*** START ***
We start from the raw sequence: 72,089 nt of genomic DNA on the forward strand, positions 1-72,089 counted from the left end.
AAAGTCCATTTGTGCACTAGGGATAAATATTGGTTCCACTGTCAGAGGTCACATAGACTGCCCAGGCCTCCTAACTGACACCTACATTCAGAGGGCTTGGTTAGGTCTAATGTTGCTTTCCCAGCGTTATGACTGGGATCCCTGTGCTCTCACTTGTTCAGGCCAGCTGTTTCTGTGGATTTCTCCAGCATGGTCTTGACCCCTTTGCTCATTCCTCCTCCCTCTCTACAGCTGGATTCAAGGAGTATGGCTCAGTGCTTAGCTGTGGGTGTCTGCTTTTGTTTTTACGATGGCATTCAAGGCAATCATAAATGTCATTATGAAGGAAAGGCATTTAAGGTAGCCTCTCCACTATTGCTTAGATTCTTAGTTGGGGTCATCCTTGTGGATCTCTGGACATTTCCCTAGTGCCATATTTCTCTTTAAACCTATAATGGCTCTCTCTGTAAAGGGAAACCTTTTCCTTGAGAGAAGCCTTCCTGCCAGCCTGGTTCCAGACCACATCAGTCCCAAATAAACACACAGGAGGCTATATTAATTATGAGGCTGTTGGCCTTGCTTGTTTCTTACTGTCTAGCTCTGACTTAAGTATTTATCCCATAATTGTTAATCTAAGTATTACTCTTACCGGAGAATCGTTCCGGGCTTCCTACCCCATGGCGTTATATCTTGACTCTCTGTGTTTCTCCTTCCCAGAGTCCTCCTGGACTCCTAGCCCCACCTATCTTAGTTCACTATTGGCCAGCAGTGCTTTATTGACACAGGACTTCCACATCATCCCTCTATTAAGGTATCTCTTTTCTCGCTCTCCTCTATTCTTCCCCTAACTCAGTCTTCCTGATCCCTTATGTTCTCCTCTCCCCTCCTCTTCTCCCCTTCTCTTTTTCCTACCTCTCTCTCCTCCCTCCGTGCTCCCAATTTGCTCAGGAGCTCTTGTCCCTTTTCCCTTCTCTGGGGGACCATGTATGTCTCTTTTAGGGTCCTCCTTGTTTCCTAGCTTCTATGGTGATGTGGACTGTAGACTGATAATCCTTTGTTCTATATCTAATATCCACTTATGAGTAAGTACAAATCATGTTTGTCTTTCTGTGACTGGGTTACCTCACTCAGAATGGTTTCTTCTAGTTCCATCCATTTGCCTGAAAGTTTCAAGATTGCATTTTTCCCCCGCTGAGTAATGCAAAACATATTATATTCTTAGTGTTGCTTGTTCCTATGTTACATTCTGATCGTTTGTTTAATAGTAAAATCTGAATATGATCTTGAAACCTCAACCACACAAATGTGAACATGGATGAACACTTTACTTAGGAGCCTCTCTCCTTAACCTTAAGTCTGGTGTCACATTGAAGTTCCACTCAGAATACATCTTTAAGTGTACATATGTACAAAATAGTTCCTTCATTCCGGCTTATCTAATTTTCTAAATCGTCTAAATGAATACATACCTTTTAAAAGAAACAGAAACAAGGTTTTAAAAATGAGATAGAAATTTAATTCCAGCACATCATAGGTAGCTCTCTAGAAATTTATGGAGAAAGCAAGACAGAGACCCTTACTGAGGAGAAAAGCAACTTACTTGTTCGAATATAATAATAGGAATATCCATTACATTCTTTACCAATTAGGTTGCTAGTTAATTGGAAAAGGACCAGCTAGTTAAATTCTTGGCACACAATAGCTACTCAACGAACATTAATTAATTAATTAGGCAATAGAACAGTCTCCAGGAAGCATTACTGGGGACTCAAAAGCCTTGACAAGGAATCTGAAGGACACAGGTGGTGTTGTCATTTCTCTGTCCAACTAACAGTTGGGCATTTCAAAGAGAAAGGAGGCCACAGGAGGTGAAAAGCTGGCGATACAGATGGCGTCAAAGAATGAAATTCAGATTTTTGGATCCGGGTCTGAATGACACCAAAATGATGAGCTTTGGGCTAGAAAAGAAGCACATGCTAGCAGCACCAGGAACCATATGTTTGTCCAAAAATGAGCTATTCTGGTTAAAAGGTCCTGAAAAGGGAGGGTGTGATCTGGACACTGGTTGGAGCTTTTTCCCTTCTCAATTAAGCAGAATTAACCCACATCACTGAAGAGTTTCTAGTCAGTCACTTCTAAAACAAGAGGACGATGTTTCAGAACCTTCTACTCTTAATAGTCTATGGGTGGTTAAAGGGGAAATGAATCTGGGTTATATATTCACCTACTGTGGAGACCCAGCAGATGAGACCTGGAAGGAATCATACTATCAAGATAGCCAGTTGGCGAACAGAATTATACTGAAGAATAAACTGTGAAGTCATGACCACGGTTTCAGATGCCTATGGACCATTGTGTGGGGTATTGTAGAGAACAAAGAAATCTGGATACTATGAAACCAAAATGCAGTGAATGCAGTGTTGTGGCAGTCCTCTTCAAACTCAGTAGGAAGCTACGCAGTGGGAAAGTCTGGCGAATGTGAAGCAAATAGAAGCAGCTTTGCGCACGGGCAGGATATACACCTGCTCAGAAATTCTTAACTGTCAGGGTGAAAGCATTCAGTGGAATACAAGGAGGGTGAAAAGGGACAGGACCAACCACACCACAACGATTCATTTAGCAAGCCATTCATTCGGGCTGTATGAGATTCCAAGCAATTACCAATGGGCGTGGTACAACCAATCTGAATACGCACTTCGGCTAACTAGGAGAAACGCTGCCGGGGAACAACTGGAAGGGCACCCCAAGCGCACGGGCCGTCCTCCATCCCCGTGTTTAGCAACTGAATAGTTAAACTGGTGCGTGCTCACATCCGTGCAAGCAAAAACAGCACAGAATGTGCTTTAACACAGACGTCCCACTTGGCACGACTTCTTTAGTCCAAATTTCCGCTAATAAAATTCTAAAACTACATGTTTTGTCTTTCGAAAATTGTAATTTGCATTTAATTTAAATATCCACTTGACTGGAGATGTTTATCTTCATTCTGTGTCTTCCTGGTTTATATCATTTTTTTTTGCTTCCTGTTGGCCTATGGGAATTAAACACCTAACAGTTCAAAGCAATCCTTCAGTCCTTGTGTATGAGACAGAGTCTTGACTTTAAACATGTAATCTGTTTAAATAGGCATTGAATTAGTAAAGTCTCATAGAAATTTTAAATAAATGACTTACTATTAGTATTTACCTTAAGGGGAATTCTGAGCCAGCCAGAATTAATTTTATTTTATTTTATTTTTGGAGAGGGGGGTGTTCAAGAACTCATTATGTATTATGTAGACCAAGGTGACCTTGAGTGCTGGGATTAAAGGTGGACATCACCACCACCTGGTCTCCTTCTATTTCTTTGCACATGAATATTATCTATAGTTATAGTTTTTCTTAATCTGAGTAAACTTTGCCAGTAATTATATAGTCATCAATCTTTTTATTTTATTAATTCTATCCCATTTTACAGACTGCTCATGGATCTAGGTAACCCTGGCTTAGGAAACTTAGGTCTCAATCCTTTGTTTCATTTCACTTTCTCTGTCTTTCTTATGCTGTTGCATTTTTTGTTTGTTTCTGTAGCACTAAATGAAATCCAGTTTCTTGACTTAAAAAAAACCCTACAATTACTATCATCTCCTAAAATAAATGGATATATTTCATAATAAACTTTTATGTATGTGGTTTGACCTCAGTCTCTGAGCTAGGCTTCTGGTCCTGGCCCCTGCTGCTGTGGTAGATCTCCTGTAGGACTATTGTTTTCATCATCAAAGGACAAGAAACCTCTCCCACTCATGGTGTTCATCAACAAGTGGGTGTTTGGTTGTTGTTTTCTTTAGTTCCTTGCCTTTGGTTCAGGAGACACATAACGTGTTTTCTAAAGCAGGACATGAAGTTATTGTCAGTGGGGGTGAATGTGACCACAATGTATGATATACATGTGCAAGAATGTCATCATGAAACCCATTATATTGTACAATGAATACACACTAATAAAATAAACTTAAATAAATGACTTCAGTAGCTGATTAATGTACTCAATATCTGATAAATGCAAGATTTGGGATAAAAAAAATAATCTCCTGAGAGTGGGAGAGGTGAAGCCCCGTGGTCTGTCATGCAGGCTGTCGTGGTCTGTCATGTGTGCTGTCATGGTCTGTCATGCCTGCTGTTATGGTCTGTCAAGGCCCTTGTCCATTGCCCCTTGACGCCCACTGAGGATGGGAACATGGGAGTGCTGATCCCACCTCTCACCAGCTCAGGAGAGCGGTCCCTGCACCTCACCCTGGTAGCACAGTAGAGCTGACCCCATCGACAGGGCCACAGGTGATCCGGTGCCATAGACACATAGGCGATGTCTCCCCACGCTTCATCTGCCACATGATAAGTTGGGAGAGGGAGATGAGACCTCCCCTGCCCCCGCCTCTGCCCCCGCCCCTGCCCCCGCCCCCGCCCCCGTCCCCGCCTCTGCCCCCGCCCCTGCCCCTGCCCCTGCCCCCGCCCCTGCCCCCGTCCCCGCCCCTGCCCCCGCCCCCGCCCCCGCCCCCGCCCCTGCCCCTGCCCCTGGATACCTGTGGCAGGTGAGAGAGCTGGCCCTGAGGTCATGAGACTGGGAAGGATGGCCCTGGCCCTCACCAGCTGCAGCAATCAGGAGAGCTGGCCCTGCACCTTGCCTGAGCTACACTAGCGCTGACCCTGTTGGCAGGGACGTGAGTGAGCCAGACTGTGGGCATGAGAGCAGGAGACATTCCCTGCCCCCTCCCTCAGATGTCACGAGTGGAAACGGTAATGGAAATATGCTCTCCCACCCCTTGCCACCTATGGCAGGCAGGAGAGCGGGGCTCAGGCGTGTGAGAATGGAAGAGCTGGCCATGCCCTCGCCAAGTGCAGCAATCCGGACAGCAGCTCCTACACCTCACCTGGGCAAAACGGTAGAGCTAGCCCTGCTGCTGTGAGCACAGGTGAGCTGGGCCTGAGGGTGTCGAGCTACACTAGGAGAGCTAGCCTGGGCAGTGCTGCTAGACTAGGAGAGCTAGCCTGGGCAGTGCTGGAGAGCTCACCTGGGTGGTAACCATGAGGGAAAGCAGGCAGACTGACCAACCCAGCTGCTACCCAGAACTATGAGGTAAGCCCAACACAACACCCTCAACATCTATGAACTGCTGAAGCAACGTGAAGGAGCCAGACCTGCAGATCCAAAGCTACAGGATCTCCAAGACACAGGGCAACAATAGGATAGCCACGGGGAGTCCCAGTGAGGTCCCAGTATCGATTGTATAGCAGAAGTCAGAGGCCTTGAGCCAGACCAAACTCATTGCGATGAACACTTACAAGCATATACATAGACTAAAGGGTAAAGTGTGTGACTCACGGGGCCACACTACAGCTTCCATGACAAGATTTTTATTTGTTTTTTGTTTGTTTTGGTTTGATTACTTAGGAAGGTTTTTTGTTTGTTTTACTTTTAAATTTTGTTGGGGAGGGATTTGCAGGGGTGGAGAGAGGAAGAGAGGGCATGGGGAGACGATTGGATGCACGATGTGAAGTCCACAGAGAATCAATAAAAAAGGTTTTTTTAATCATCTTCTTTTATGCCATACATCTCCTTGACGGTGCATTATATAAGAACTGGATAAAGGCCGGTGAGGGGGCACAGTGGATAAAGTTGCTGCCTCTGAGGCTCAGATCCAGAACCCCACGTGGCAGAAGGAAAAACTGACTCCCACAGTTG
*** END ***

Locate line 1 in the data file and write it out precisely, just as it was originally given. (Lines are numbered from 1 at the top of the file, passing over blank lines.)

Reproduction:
We start from the raw sequence: 72,089 nt of genomic DNA on the forward strand, positions 1-72,089 counted from the left end.